Workers Struggles: Asia, Australia and the Pacific


Indonesian plantation workers strike

Over 25,000 workers employed by the state-owned palm oil company PT Perkebunan Nusantara II (PTPN II) in Indonesia went strike on Tuesday over wages, permanency and the mismanagement of the enterprise. Strikers are occupying the company’s main office in Tanjungmorawa and have sent a contingent to demonstrate outside the North Sumatra provincial legislature building.

Union spokesman Indro Suhito said employees would continue industrial action until State Enterprises Minister Laksamana Sukardi agreed to replace the company’s board of management. Workers allege that management is responsible for PTPN II’s financial crisis, which includes a 324.2 billion rupiah ($US36.6 million) bank debt.

The strikers are also demanding the company pay off its 4.2 billion rupiah debt to PT Jamsostek, the state-owned insurance company that runs the employees’ insurance scheme, comply with the province’s minimum wage standard and make hundreds of casual workers permanent. While the monthly minimum wage is set at 464,000 rupiah per month, many workers are only paid 378,000 rupiah ($US42).

Carnage continues in China’s mines

Rescue teams recovered the bodies of 10 workers killed by a gas explosion at the end of last week at the Lixin Coal Mine in Jixi, Heilongjiang province in northeast China. One worker remains missing, with little hope he will be found alive.

According to state media outlets, the mine was operating illegally and had been ordered closed for safety checks not long before the explosion occurred. The accident is only the latest in series of disasters in legal, illegal and state-owned coal mines across China, which have claimed 3,500 lives so far this year. One hundred and fifteen workers were killed at another Jixi mine in June.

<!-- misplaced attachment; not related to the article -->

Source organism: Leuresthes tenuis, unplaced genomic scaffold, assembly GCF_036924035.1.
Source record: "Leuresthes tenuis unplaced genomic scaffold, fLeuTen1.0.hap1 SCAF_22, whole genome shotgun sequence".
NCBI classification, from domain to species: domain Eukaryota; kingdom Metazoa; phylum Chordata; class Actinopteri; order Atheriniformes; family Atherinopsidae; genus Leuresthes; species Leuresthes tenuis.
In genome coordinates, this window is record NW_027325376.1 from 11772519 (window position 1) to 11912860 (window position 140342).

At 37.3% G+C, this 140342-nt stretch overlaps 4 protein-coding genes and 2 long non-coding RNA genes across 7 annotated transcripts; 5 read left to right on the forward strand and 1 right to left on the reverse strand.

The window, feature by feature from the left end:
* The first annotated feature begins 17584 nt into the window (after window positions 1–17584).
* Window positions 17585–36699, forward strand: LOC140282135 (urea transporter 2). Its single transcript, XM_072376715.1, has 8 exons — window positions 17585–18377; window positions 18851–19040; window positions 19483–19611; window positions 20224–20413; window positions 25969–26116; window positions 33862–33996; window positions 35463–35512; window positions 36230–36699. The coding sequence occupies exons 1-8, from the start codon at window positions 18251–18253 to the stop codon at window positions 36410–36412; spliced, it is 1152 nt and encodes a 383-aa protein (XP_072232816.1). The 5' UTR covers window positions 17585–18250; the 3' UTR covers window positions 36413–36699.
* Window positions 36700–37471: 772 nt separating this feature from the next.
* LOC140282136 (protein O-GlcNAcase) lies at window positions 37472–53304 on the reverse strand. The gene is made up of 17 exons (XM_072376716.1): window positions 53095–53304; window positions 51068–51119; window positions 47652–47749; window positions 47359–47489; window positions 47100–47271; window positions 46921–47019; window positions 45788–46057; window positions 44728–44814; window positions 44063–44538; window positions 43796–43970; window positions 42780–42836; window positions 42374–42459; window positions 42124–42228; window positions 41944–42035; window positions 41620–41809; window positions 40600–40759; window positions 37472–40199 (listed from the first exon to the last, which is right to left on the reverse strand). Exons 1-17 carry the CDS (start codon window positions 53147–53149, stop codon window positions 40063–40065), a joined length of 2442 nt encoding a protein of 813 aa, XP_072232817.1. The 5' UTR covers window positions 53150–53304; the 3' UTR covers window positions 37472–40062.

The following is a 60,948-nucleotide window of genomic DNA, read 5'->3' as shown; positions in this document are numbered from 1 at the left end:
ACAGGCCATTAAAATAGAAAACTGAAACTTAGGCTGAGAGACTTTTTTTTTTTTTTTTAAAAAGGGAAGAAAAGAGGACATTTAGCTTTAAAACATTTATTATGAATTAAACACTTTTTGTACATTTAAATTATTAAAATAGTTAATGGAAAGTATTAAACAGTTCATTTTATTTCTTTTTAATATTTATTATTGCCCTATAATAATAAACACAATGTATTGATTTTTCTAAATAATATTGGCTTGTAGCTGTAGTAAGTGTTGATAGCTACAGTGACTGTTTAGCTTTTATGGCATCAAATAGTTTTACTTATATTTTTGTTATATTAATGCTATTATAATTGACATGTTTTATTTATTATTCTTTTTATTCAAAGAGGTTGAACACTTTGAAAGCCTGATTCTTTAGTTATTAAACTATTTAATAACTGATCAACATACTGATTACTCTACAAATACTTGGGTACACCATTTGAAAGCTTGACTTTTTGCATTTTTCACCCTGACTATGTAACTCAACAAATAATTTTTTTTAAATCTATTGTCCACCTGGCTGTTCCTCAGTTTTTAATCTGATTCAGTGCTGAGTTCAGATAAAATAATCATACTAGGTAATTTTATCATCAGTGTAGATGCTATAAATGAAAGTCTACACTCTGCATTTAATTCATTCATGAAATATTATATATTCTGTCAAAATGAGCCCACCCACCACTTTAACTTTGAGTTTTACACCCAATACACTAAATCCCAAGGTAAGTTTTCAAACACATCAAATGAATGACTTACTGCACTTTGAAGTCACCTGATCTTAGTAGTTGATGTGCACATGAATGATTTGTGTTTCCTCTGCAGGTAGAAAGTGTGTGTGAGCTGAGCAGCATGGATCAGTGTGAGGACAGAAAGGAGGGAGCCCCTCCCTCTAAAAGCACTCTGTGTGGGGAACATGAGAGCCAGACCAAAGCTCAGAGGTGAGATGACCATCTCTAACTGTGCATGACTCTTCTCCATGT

Last Sunday eight miners were confirmed dead after two days of rescue efforts at a flooded coal mine in the central province of Henan.

Indian municipal workers strike over unpaid wages

About 100,000 municipal and 70,000 panchayat (village council) workers in Vijayawada, Andra Pradesh in south India struck on August 13 to demand authorities act on unpaid wages. Last month, municipal workers marched in Hyderabad, the Andra Pradesh state capital, over the same issue.

According to Municipal Employees Federation honorary president Donepudi Kasinath, thousands of workers employed in 60 percent of the state’s 109 municipalities have not been paid for periods ranging between three and nine months.

According to existing agreements, municipal authorities should pay salaries in the first week of each month. This requirement has been increasingly ignored, however, following recent government guidelines directing civic bodies to reduce staff salaries to 30 percent of their budget.

Sri Lankan health service clerks begin wage campaign

About 1,200 clerks employed in Sri Lanka’s government health service began a “sick leave” campaign on August 7 and demonstrated outside the Ministry of Health premises. The campaign, which centres on workers reporting in sick, is in support of an 11-item log of claims, including a minimum 9,000-rupee ($US90) monthly salary. Workers are threatening national strike action if the government fails to respond to their demands within 14 days.

Postal workers protest privatisation

On August 6, more than 200 postal and telecommunication workers affiliated to the United Trade Union Federation of the Postal Department demonstrated outside the main post office in Kandy. The action, one of a series staged by postal workers over the past month, was called to oppose government plans to privatise postal services.

In a separate dispute, workers from Sri Lankan Insurance in Galle, 112 kilometres south of Colombo, staged a protest outside the main bus terminal. The protestors collected signatures on a public petition opposing privatisation of the terminal.

Australia and the Pacific

Victorian nurses strike over wages

Maternal and child health nurses employed by the Macedon Ranges Health Services in rural Victoria voted this week to continue industrial action to gain wage parity with their counterparts employed in other councils and state government nurses.

The nurses are maintaining bans on administrative tasks imposed on July 31, after the health services management refused to negotiate a satisfactory resolution to the dispute.

The Australian Nurses Federation says the nurses are paid 10 percent less than their public sector colleagues. The gap is even wider because public sector nurses also receive a range of additional payments, including a qualification allowance.

At the same time, staff at 100 private aged-care centres across the state are maintaining work bans established a month ago over a new enterprise agreement. Their demands include wage parity with public sector aged-care employees, who are paid up to 11 percent more than the private sector workers.

Protest denounces building industry inquiry